1. ## Random numbers help

Hello,

I trying to write a program using the probability function to create 2 files. One of them will generate 100 random numbers and the other a 1000. The average is supposed to be 0.5.

This is what I have so far.

Code:
```#include <sdtio.h>
#include <math.h>

#define INITIAL_SEED		17
#define MULTIPLIER		25173
#define INCREMENT		13849
#define MODULUS			65536
#define FLOATING_MODULUS	65536.0

static unsigned seed = INITIAL_SEED;

unsigned random(void)
{
seed = (MULTIPLIER * seed + INCREMENT) % MODULUS;
return seed;
}

double probability(void)
{
seed = (MULTIPLIER * seed + INCREMENT) % MODULUS;
return (seed / FLOATING_MODULUS);
}```
Am I going in the right direction? Any help will be appreciated.

2. Go up a block and turn left.
You can't miss it.

3. Let's say you had a function that randomly would give you a value between 0 and 1. As the number of random values is increased, wouldn't the average of those values, be very close to 0.5?

Isn't that just what C's random functions can do?

I believe you've over thought your program, or am I not right? I'm reminded of a marketing assignment that was given to a hot shot Ivy League, aimed at finding just THE right price for a new companies product.

While one study group tediously worked up from all kinds of details (cost of raw product, cost of manufacturing, transportation, etc.), another study group had their answer in 5 minutes: they walked in and priced their competitors version of the product, and set it at the same level. They had figured quite correctly that they couldn't compete if they charged more, especially since the company was new, and they had no reason to charge less, either.

I'm thinking that's something similar to what's happening here. All these number machinations are unnecessary if the random distribution converges on 0.5, anyway.

4. Your probably right....any help in getting this settled? I am so lost at doing this right now.

5. I can't help because I have no idea just what your assignment was, (if you stated it all), and where you got these numbers from and what you're really doing with them.

Do you have an equation for this that you need to use from your teacher? Does it have a name or description? I'm at a loss to figure WTF you're doing here, but I'm no statistician, either.

What is the output of your program, as it stands now? You didn't include the rest of the program, so I can't run it.

C'mon, fess up!

6. That program I gave is the example the book gave for random and probability.

This is my assignment word for word:

"Use the function probability() to create 2 files, one with 100 random numbers and the other with 1000 random numbers. All numbers will lie in the range from 0 to 1. The average of the files must be 0.5."

7. What does it say probability should do?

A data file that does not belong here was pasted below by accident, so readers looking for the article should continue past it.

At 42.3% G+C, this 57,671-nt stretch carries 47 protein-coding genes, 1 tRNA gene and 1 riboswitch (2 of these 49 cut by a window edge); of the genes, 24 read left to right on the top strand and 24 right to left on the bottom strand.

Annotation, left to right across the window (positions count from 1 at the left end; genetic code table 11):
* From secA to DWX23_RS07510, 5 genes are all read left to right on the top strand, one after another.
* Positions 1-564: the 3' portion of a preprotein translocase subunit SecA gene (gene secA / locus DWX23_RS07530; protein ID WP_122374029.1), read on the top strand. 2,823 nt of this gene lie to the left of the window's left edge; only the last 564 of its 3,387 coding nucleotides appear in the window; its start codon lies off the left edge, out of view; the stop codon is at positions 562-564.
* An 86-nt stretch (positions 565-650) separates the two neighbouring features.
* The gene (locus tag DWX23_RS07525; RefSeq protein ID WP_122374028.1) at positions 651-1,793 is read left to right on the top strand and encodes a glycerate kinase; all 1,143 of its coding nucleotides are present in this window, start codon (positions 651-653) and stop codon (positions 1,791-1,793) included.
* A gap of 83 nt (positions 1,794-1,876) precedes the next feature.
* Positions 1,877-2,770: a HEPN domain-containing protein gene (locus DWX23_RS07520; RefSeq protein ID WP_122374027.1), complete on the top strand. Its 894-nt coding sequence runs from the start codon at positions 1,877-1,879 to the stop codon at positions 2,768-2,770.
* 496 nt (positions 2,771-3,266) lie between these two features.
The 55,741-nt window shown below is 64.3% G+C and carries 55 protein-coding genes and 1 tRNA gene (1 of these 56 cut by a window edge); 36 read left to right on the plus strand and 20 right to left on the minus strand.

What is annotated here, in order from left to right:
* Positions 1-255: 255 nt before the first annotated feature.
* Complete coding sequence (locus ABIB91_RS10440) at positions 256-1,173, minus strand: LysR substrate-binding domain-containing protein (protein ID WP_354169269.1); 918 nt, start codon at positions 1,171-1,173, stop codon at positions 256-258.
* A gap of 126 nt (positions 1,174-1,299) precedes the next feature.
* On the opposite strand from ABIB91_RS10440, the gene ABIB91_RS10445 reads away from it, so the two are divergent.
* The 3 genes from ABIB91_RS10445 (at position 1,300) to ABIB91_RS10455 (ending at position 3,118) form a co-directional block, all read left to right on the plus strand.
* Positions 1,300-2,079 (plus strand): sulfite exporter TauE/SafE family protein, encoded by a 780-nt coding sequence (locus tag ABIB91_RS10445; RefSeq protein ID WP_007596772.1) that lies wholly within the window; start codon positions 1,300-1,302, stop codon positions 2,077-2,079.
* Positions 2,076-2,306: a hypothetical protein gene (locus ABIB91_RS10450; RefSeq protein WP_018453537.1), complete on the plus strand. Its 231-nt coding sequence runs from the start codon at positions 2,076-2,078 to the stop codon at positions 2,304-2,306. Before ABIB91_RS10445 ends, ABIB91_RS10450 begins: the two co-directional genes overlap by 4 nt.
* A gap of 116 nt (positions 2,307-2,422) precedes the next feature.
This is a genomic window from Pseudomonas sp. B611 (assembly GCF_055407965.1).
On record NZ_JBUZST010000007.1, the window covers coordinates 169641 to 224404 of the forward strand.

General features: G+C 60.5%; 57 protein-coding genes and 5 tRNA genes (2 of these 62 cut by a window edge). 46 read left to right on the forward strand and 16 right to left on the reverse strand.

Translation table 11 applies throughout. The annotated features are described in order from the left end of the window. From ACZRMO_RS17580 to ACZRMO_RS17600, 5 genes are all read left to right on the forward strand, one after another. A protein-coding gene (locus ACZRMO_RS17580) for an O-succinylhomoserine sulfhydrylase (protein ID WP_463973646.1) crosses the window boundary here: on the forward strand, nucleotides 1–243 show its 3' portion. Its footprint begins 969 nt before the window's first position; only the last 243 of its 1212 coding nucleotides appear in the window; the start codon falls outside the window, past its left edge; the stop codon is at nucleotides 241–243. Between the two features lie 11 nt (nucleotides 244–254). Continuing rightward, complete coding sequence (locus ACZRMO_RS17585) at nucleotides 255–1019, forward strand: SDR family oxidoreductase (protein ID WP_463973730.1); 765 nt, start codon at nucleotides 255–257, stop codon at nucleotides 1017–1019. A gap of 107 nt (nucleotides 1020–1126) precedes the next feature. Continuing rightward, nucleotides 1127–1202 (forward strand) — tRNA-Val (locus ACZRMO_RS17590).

8. The same way it is used the the code i provided.

9. It has the form of a linear congruential RNG, but I don't think any of us (who have posted yet so far) are ready or willing to verify that it actually produces a reasonable pseudo-random distribution. If you know that it does, then fine -- call it 100 times and write the answers to a file. Then call it 1000 times and write the answers to a file. (I'm more-than-a-little worried about the average supposed to be exactly 0.5, though, since that's not really supposed to happen in a true PRNG.)

10. OK, now I'm starting to get the picture, here.

So you HAVE to use that probability function, that's settled.

It's the rest of the program that you're having a problem with, then.

Code:
```/* add your function prototypes here */

int main(void)
{
FILE = fp1                            /* a file pointer for output */

for(i = 0; i < 2; i++)              /* two files so an outer loop of 2 values */
{
if( i == 0)
{
VarNumber = 100;
fopen(100Num.txt, wt)      /* open the 100 number file for writing text */
}
else
{
close the first file here.
VarNumber = 1000
fopen(1000Num.txt, wt)       /* open the 1000 number file "    "        "*/
}
for(j = 0; j < VarNumber; j++)
{
r_number = probability()      /*return random number, here*/
fprintf( print out r_number to the fp1 file stream)  /*and print it to file, here*/

}
}
close the second file, here.

return 0;
}```
And none of this is final code - it's just some idea's for how I think it could go. Fleshing out these details will give you a better understanding of how C works.

This is how I program, btw. First, idea's on a rough draft, then flesh it out and put off the details until later. Then insert all the details after the rough draft is in place, and don't be afraid to re-arrange the rough idea's, all around. Think of those idea's as "scaffolding" for your program.